The Flying Colors Butterfly Festival offers Atlantans a chance to get up close to the beautiful creatures

The event this year takes place on June 1 and 2

The Flying Colors Butterfly Festival offers Atlantans a chance to get up close to the beautiful creatures
The butterfly encounter offers a chance to be surrounded by butterflies

Photograph courtesy of the Flying Colors Butterfly Festival

The state of Georgia is home to over 160 species of butterfly, from the humble common buckeye (Junonia coenia) to the dramatically striped zebra swallowtail (Eurytides marcellus). Many rely on native plants to survive, and all of them—along with other pollinators, like bees and birds—are threatened by habitat loss, pesticides, and climate change. Perhaps no species illustrates the threat to butterflies more than the famous monarch (Danaus plexippus), which has fluttered on and off the endangered species list; it’s currently listed as vulnerable. One of few migratory butterfly species, the monarch population has plummeted by as much as 80 percent over the last two decades; its annual pilgrimage, from the U.S. and Canada to Mexico and back again, has grown increasingly perilous as suburban sprawl and rampant pesticide use destroy more of its en route resting habitats.

Luckily, gardeners can help. “Having a native pollinator garden that monarchs can stop at while they’re migrating and replenish their nectar is something everyone can do,” says Fabiola Clermont, the events supervisor at the Chattahoochee Nature Center. This month, to encourage Georgians to protect the state’s butterflies, the nature center hosts its annual Flying Colors Butterfly Festival (June 1-2, 2024). The festival includes a native plant sale, where gardeners can find butterfly-enticing host and nectar plants. There will also be butterfly-themed entertainment: Returning this year is Alma Mexicana Atlanta, a group that presents traditional dances from Mexico, a country where monarch butterflies hold powerful cultural significance.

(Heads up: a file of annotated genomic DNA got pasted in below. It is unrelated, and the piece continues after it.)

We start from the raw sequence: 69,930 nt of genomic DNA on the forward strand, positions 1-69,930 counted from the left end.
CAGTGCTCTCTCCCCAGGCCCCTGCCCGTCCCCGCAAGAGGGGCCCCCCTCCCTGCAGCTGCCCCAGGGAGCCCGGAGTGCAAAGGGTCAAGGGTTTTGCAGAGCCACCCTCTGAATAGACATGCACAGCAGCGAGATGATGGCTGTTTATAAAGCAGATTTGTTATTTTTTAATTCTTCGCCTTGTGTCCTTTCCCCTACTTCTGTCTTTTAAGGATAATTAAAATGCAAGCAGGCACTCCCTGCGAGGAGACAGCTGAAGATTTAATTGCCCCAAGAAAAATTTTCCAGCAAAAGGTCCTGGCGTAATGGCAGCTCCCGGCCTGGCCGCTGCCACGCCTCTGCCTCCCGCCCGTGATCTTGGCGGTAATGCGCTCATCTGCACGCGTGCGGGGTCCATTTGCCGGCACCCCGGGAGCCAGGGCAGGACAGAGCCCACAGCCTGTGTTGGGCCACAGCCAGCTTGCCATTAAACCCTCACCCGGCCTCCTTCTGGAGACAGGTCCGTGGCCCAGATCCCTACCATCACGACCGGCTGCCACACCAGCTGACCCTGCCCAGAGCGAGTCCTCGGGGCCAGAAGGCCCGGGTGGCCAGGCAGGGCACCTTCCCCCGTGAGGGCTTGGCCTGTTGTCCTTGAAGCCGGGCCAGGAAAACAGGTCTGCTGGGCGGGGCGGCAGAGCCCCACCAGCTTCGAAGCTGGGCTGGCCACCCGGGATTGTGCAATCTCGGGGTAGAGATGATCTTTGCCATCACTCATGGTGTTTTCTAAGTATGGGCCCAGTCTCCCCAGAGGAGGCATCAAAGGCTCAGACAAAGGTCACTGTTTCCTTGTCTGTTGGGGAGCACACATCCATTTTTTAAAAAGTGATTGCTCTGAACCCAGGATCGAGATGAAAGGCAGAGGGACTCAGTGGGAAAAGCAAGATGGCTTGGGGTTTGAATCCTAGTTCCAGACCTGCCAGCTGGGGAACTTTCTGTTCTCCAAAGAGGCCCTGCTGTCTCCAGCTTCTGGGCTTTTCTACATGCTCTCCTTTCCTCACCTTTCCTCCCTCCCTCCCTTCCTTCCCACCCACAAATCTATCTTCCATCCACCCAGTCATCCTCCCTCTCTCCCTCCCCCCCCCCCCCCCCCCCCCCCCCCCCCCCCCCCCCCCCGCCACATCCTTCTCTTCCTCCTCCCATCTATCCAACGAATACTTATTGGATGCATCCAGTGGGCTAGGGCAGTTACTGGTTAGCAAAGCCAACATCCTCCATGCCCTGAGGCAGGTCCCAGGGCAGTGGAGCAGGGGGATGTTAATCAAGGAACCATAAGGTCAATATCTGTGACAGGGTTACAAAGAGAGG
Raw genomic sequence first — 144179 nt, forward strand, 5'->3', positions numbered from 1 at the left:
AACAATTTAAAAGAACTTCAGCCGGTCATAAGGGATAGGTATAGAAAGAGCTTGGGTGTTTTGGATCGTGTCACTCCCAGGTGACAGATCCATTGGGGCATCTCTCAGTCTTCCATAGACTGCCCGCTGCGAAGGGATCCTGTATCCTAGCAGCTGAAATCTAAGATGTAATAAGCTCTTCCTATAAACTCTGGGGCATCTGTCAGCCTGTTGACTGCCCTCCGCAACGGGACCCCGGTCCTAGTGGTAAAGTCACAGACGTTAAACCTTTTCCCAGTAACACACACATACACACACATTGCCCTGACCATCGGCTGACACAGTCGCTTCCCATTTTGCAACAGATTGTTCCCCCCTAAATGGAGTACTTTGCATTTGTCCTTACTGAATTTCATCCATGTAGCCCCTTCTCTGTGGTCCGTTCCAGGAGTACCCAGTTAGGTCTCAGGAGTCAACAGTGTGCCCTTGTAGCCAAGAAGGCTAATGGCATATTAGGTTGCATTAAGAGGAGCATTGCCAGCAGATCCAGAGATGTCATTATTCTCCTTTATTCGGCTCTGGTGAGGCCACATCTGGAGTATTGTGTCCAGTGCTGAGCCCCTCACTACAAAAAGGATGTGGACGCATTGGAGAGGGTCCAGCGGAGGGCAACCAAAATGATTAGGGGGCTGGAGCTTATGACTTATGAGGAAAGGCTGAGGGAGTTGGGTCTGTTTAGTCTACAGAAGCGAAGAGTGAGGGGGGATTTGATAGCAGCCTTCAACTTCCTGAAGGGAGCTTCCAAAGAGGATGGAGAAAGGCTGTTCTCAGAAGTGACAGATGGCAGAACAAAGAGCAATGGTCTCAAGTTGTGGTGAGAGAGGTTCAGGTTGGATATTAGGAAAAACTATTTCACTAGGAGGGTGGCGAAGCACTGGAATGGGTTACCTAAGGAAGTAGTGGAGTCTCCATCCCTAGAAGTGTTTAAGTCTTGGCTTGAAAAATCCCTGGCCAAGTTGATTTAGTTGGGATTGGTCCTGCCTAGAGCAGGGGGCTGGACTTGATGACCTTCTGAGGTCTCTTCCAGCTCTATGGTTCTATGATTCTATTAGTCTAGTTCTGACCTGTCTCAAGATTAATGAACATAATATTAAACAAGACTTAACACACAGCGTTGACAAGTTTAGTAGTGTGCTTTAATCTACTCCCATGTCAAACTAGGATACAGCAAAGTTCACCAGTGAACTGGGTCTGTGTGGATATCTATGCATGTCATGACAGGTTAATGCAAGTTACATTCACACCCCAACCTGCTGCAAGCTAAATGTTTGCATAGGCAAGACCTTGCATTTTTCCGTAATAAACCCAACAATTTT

Flying Colors is intended to get people of all ages excited about protecting the butterfly species that call Georgia home. It’s one of the Chattahoochee Nature Center’s biggest events, drawing around 2,000 people over two days. Some children arrive with little exposure to nature, fearful of butterflies’ flapping wings. “But you give them that little taste, and they start to become interested,” Clermont explains. “And when you start to care about the little things, you start caring about the big things.”

Of course, the best introduction to the magic of butterflies is to be surrounded by them. Even frightened kids are usually won over by the encounter exhibit, filled with hundreds of flying native specimens. For close-ups, the nature center offers nectar sticks, foam brushes soaked in a butterfly-approved formula. And for the lucky ones, the butterflies will sometimes land directly on hands, arms, or even noses. “Some of us are more blessed than others,” Clermont concedes, though she also offers a pro tip: “They like salt, so if you’re sweaty, they’ll land on you.”

This article appears in our June 2024 issue.